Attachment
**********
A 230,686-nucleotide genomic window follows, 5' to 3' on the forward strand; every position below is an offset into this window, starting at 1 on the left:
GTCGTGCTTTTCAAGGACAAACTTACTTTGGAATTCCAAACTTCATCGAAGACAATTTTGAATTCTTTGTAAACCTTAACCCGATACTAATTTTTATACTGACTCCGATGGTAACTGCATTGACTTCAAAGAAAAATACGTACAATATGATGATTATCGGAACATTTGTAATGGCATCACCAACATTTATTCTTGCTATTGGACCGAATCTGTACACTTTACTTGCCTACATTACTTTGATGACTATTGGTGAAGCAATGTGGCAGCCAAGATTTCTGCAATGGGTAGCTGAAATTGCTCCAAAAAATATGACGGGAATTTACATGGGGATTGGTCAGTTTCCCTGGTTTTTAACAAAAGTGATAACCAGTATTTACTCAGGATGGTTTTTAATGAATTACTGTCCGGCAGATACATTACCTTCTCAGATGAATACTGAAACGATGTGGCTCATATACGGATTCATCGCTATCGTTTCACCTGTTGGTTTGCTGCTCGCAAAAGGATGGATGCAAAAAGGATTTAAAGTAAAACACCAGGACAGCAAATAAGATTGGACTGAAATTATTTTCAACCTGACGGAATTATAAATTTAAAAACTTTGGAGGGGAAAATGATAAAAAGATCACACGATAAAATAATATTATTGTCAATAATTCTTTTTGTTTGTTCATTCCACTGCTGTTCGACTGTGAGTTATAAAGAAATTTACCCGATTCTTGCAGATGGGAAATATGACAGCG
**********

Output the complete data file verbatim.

A 230,686-nucleotide genomic window follows, 5' to 3' on the forward strand; every position below is an offset into this window, starting at 1 on the left:
GTCGTGCTTTTCAAGGACAAACTTACTTTGGAATTCCAAACTTCATCGAAGACAATTTTGAATTCTTTGTAAACCTTAACCCGATACTAATTTTTATACTGACTCCGATGGTAACTGCATTGACTTCAAAGAAAAATACGTACAATATGATGATTATCGGAACATTTGTAATGGCATCACCAACATTTATTCTTGCTATTGGACCGAATCTGTACACTTTACTTGCCTACATTACTTTGATGACTATTGGTGAAGCAATGTGGCAGCCAAGATTTCTGCAATGGGTAGCTGAAATTGCTCCAAAAAATATGACGGGAATTTACATGGGGATTGGTCAGTTTCCCTGGTTTTTAACAAAAGTGATAACCAGTATTTACTCAGGATGGTTTTTAATGAATTACTGTCCGGCAGATACATTACCTTCTCAGATGAATACTGAAACGATGTGGCTCATATACGGATTCATCGCTATCGTTTCACCTGTTGGTTTGCTGCTCGCAAAAGGATGGATGCAAAAAGGATTTAAAGTAAAACACCAGGACAGCAAATAAGATTGGACTGAAATTATTTTCAACCTGACGGAATTATAAATTTAAAAACTTTGGAGGGGAAAATGATAAAAAGATCACACGATAAAATAATATTATTGTCAATAATTCTTTTTGTTTGTTCATTCCACTGCTGTTCGACTGTGAGTTATAAAGAAATTTACCCGATTCTTGCAGATGGGAAATATGACAGCG